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Recently, the top international academic journal Advanced Materials(IF=19.791)published a cover article about the latest research by Professor Li Yigang‘s team, which showed that the cardiac patch based on superalignedcarbon nanotube sheets(SA-CNT)would have a good application in cardiac resynchronization and myocardial infarction treatment.
Professor Li Yigang and his team, from the affiliated Xinhua Hospital, collaborating with Professor Pang Huisheng, from the department of Macromolecular Science of Fudan University, haveproposed and successfully constructed a new type of cardiac patch based on superalignedcarbon nanotube material. Given the groundbreaking and significant academic value of this achievement, Advanced Materials (IF = 19.791), one of the top international academic journals, has selected it as the cover article in its latest issue.
Myocardial infarction is one of the major killers of human health. Once damaged and necrosis,myocardial cells are difficult to regenerate, which willbegraduallyreplaced by fibrous scar tissues. The newly-formed scar tissues, on the one hand, would cause ventricular remodeling. On the other hand, unlike normal myocardium, thefibrous scarsare lack of good electrical conductivity, whichwill slow down the electrical conduction of impaired heart and thus increase the heterogeneity ofthe conduction direction, resulting in increased heterogeneity of electrophysiological characteristics of infarct areas andaggravating heart failure caused by unsynchronized cardiac contractions, and finally inducing fatal malignant arrhythmia or even sudden death. Treatmentscurrently used in clinic(including drugs, thrombolytic therapy, interventional therapy, coronary artery bypass surgery) can delay ventricular remodeling and improve cardiac function, but cannot fundamentally repair the progress of the impaired myocardial block, which eventually lead to heart failure and malignant arrhythmias. Heart transplantation remains the only treatment for most patients with end-stage heart failure, but people are struggling to find new treatments because of limited sources of donor and immune rejection, which are far from meeting the actual clinical needs.
Cardiac tissue engineering is a promising method of repairing infarcted myocardium. By culturing myocardial tissuein vitro, the damaged parts can be replanted to restore the heart structure and function. However, the current cardiac patch is still difficult to completely simulate the orientation of natural myocardium, as well as the rapid conduction of electrical signals and myocardial synchronous contraction. Carbon Nanotubes (CNTs) is a kind of one-dimensional quantum material with special structure (the radial size is in the nanometers level, while the axial size is in the micrometer range and the tube end is sealed), andis also a coaxial tubewith several layers todozens of layersthat is mainly made up of the hexagon-arrangedcarbon atoms. Studies have shown that CNTs can interact with excitable cells, promote cell proliferation and growth and induct stem cell differentiation. CNTs powders have shown good performance as an additive in in-vitro-cultured cell scaffolds. The research team boldly assumes that if each CNT is aligned in one dimension, it will be more conducive to take advantage of its unique properties of the nanotubes’ tubular structure and to simulating the myocardial alignment. In this study, Super-aligned Carbon Nanotube Sheets (SA-CNTs) prepared by dry-spinning technology have the properties of light weight, good flexibility, self-supporting, porous and rough surface, excellent conductivity and regulatability on the nanoscale. In vitro culture of cardiomyocytes with SA-CNTs can not only induce the cardiomyocytes to grow in one orientation, but also provide an effective signal transduction pathway for isolated cardiomyocyte clusters. At the same time, with the help of electrical stimulation, the expression of connexin CX43 among the number of adjacent cardiomyocytes will be increased, whichimproves the signal transduction between cells and achieve synchronous contraction of cardiomyocytes on SA-CNTs. In addition, SA-CNTs can reduce the repolarization dispersion between different beats and different cardiomyocytes in a single cardiomyocyte, which is crucial for normal pulsatile rhythms of engineered myocardium and has the potential to reduce the incidence of arrhythmia associated with myocardial infarction.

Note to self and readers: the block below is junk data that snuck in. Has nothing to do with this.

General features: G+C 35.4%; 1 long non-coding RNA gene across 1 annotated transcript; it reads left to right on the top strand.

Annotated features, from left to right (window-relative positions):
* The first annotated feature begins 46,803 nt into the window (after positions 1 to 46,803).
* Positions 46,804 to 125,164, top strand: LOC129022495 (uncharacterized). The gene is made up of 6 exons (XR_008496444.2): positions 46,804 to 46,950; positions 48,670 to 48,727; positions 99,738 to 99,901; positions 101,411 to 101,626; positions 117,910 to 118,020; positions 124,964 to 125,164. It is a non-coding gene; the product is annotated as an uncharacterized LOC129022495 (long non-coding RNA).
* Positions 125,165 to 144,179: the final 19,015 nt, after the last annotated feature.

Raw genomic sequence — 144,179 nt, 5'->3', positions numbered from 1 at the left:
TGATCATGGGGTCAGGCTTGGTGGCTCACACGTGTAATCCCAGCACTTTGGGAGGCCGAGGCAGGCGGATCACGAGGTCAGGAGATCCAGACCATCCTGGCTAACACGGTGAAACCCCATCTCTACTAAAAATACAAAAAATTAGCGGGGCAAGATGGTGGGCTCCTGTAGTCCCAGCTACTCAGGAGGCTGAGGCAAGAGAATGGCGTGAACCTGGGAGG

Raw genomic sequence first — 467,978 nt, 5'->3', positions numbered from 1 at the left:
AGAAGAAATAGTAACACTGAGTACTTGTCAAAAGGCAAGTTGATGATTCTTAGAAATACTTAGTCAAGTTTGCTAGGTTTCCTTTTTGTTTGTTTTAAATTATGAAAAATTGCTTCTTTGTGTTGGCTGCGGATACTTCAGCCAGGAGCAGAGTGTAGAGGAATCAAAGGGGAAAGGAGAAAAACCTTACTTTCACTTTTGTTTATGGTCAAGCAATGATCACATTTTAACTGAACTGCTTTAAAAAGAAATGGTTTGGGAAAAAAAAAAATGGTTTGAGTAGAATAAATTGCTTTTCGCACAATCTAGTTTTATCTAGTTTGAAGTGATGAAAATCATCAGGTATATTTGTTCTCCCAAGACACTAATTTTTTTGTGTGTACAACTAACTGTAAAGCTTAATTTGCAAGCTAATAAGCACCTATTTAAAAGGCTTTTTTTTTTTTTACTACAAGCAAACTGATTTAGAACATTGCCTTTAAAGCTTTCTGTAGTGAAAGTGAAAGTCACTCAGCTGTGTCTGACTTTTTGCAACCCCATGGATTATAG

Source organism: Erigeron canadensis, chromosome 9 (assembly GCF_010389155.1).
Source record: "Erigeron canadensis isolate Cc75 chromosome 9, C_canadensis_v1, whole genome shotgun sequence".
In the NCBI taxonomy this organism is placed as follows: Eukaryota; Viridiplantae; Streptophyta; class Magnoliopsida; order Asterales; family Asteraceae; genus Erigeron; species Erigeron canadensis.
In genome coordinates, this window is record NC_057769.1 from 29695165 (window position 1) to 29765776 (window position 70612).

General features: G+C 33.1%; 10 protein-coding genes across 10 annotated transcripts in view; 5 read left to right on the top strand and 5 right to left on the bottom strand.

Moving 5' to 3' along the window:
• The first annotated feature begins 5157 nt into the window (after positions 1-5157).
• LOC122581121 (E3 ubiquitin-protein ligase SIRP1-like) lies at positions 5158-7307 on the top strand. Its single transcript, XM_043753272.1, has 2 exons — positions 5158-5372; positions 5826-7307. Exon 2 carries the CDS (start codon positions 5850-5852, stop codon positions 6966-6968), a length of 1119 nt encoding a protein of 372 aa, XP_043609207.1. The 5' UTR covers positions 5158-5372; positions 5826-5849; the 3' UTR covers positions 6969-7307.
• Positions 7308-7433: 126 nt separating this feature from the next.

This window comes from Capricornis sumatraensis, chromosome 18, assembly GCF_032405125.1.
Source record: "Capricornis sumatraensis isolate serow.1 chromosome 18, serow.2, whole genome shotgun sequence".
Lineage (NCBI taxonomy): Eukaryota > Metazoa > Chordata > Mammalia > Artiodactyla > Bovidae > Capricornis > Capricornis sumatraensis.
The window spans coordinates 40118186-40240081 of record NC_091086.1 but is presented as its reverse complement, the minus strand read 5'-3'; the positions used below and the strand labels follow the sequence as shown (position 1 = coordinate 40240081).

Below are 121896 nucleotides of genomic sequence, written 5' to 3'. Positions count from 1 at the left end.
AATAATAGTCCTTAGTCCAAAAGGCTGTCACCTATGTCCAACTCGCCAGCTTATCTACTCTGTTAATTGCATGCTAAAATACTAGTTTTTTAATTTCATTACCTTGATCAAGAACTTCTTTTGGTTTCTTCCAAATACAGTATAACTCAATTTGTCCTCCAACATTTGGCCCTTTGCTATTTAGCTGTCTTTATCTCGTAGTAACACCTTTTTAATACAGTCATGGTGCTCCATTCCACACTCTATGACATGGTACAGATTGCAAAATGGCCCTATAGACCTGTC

Finally, the research team further built a monolithic flexible electrode based on oriented SA-CNTs and demonstrated its functionof multipoint synchronized pacing. The results showed that the cardiac patch based on oriented SA-CNTs hada promising application in cardiac resynchronization therapy, especially for patients with post-MI heart failure.